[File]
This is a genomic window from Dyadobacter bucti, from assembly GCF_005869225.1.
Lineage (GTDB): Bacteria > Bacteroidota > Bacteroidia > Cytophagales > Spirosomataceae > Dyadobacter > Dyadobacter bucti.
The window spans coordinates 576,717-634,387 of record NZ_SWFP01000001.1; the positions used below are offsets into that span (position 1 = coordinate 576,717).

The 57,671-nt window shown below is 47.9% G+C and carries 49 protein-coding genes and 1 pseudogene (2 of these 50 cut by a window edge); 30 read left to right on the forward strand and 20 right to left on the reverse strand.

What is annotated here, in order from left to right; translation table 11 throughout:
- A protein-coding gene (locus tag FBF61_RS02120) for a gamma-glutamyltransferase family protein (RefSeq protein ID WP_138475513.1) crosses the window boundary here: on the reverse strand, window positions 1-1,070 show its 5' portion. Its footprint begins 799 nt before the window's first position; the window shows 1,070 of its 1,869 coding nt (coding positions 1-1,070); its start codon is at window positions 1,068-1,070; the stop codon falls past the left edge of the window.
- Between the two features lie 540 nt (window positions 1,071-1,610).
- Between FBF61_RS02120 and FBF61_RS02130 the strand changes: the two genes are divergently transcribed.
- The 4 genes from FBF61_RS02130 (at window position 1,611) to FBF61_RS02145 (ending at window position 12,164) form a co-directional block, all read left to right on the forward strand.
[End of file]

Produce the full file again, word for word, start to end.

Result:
This is a genomic window from Dyadobacter bucti, from assembly GCF_005869225.1.
Lineage (GTDB): Bacteria > Bacteroidota > Bacteroidia > Cytophagales > Spirosomataceae > Dyadobacter > Dyadobacter bucti.
The window spans coordinates 576,717-634,387 of record NZ_SWFP01000001.1; the positions used below are offsets into that span (position 1 = coordinate 576,717).

The 57,671-nt window shown below is 47.9% G+C and carries 49 protein-coding genes and 1 pseudogene (2 of these 50 cut by a window edge); 30 read left to right on the forward strand and 20 right to left on the reverse strand.

What is annotated here, in order from left to right; translation table 11 throughout:
- A protein-coding gene (locus tag FBF61_RS02120) for a gamma-glutamyltransferase family protein (RefSeq protein ID WP_138475513.1) crosses the window boundary here: on the reverse strand, window positions 1-1,070 show its 5' portion. Its footprint begins 799 nt before the window's first position; the window shows 1,070 of its 1,869 coding nt (coding positions 1-1,070); its start codon is at window positions 1,068-1,070; the stop codon falls past the left edge of the window.
- Between the two features lie 540 nt (window positions 1,071-1,610).
- Between FBF61_RS02120 and FBF61_RS02130 the strand changes: the two genes are divergently transcribed.
- The 4 genes from FBF61_RS02130 (at window position 1,611) to FBF61_RS02145 (ending at window position 12,164) form a co-directional block, all read left to right on the forward strand.